Lawrence Ferlinghetti (1919–2021)

Lawrence Ferlinghetti with Anne Waldman at Washington Square in North Beach, 2006. Photo: Ambrose Bye.

LAWRENCE FERLINGHETTI—poet, painter, international literary hero, bookshop keeper, and publisher of renowned City Lights—is in anarchist heaven with a Buddha’s smile. He is in the poetry bardo of scrying and in Antonin Artaud’s shamanic mantras, Whitman’s luminous details. He is in the Kabbalistic night of bohemian magic and anticapitalist joy, in liberated public hipster space, where he archives his century of adventure and speaks for Everyman. A cosmic night of celestial chat in Paris, and the pounding waves of Big Sur, crystalline reckonings, political acumen and alternative creation. He’s in a courtroom at the Howl obscenity trial patiently awaiting Allen Ginsberg’s exoneration. He’s sounding off about academia and the East Coast literary mafia. Crisp white wine at lunch! Populist sidewalks! The “autonomous zone,” under his gentle guard and strong, blue-eyed stamina, lifted the bar on how to create a countercultural world, a capacious ethical common ground for generations. Ferlinghetti is in the pantheon of humanists and visionaries, a maverick poet and lyric painter who was often referred to as the father of the Beats for his for care and friendship with and publishing of Ginsberg, Kerouac, Corso.

I first read Coney Island of the Mind on the D train to Coney. Still the most widely sold edition of poetry ever. Schoolchildren in the late ’50s had encountered the iconoclastic “Christ Climbed Down” and never forgotten it.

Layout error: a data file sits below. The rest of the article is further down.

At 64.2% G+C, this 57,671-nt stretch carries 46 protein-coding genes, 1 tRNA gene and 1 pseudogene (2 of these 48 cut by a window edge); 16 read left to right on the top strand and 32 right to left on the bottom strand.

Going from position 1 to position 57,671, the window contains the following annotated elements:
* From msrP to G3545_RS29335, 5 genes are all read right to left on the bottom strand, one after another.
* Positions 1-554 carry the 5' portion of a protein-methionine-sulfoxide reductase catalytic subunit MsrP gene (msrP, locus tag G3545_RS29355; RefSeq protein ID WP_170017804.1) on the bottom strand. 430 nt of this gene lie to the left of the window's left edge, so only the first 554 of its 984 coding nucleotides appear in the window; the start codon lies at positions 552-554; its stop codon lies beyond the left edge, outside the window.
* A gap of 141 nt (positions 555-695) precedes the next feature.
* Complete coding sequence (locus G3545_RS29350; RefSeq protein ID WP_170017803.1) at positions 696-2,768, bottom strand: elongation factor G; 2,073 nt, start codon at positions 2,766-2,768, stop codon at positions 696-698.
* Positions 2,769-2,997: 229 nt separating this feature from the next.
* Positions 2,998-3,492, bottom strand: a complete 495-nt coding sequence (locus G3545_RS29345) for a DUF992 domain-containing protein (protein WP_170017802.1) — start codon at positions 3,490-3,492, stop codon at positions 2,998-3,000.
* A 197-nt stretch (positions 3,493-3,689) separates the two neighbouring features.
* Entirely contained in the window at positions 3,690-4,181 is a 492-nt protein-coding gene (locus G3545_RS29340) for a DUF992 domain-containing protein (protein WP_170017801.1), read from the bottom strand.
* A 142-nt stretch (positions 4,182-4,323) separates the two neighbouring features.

Christ climbed down
from His bare Tree
this year
and softly stole away into
some anonymous Mary’s womb again
where in the darkest night
of everybody’s anonymous soul
He awaits again an unimaginable
and impossibly
Immaculate Reconception
the very craziest
of Second Comings.

We toured together in Italy, rode a ferry on the Hudson River near his childhood haunts, enjoyed time in Colorado, when he read and performed at the Kerouac School of Disembodied Poetics at Naropa University, and tête-à-têtes in San Francisco.

After hearing “Fast Speaking Woman” in the early 1970s at a Buddhist benefit in the Bay Area, he invited me to send him the long poem, an homage to the Mazatec Maria Sabina, the humble seer of the god-speaking hongos (mushrooms), who wove consciousness into both litany and spiritual shield. And he brought the poem into shape as Pocket Poets 33, his signature magnetizing series, a vision for inexpensive paperbacks the world over. My high-school fantasy come true: a City Lights book!

Named for the egalitarianism spirit of Charlie Chaplin, the legendary mecca City Lights lives on, thriving with devotees making the pilgrimage to North Beach. He gave generously of his indomitable spirit, nourishing writers and readers around the world to rise and shine as he did in his century-long, prodigious, generative life in poetry, community, art.

Anne Waldman is a poet living in New York who also directs the Jack Kerouac School of Disembodied Poetics Summer Writing Program in Boulder, Colorado.